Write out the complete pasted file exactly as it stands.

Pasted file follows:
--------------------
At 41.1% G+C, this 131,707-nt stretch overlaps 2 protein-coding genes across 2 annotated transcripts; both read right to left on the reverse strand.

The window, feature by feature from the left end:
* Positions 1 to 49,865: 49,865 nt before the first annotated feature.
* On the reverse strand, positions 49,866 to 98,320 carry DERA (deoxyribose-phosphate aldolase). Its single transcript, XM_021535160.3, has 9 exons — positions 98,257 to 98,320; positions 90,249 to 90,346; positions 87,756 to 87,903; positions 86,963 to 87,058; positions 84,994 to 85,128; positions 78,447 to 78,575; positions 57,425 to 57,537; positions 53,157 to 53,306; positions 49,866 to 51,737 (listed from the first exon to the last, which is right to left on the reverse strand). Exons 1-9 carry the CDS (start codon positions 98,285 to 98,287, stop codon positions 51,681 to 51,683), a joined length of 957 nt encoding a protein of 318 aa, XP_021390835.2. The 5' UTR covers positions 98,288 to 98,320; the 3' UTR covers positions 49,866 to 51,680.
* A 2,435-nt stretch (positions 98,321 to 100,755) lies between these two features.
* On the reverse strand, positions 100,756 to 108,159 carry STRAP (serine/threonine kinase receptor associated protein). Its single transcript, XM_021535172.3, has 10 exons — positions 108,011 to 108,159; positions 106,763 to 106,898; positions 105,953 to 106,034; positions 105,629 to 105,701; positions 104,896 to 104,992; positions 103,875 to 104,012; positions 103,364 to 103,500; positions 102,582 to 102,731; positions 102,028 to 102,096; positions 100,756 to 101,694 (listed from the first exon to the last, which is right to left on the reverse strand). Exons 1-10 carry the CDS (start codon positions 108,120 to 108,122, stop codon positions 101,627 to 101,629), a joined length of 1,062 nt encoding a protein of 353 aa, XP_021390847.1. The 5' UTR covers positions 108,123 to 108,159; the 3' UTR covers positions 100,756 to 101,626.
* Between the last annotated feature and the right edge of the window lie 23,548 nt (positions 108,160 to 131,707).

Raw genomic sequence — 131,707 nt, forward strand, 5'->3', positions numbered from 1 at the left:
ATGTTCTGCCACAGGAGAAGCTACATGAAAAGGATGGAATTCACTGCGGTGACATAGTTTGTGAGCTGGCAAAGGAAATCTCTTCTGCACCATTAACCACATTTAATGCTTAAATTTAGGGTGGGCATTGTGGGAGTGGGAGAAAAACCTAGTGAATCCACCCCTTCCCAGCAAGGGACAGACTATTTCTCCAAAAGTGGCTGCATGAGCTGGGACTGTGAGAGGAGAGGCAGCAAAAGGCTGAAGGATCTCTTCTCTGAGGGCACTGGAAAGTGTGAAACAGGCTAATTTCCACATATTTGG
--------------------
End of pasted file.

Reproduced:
At 41.1% G+C, this 131,707-nt stretch overlaps 2 protein-coding genes across 2 annotated transcripts; both read right to left on the reverse strand.

The window, feature by feature from the left end:
* Positions 1 to 49,865: 49,865 nt before the first annotated feature.
* On the reverse strand, positions 49,866 to 98,320 carry DERA (deoxyribose-phosphate aldolase). Its single transcript, XM_021535160.3, has 9 exons — positions 98,257 to 98,320; positions 90,249 to 90,346; positions 87,756 to 87,903; positions 86,963 to 87,058; positions 84,994 to 85,128; positions 78,447 to 78,575; positions 57,425 to 57,537; positions 53,157 to 53,306; positions 49,866 to 51,737 (listed from the first exon to the last, which is right to left on the reverse strand). Exons 1-9 carry the CDS (start codon positions 98,285 to 98,287, stop codon positions 51,681 to 51,683), a joined length of 957 nt encoding a protein of 318 aa, XP_021390835.2. The 5' UTR covers positions 98,288 to 98,320; the 3' UTR covers positions 49,866 to 51,680.
* A 2,435-nt stretch (positions 98,321 to 100,755) lies between these two features.
* On the reverse strand, positions 100,756 to 108,159 carry STRAP (serine/threonine kinase receptor associated protein). Its single transcript, XM_021535172.3, has 10 exons — positions 108,011 to 108,159; positions 106,763 to 106,898; positions 105,953 to 106,034; positions 105,629 to 105,701; positions 104,896 to 104,992; positions 103,875 to 104,012; positions 103,364 to 103,500; positions 102,582 to 102,731; positions 102,028 to 102,096; positions 100,756 to 101,694 (listed from the first exon to the last, which is right to left on the reverse strand). Exons 1-10 carry the CDS (start codon positions 108,120 to 108,122, stop codon positions 101,627 to 101,629), a joined length of 1,062 nt encoding a protein of 353 aa, XP_021390847.1. The 5' UTR covers positions 108,123 to 108,159; the 3' UTR covers positions 100,756 to 101,626.
* Between the last annotated feature and the right edge of the window lie 23,548 nt (positions 108,160 to 131,707).

Raw genomic sequence — 131,707 nt, forward strand, 5'->3', positions numbered from 1 at the left:
ATGTTCTGCCACAGGAGAAGCTACATGAAAAGGATGGAATTCACTGCGGTGACATAGTTTGTGAGCTGGCAAAGGAAATCTCTTCTGCACCATTAACCACATTTAATGCTTAAATTTAGGGTGGGCATTGTGGGAGTGGGAGAAAAACCTAGTGAATCCACCCCTTCCCAGCAAGGGACAGACTATTTCTCCAAAAGTGGCTGCATGAGCTGGGACTGTGAGAGGAGAGGCAGCAAAAGGCTGAAGGATCTCTTCTCTGAGGGCACTGGAAAGTGTGAAACAGGCTAATTTCCACATATTTGG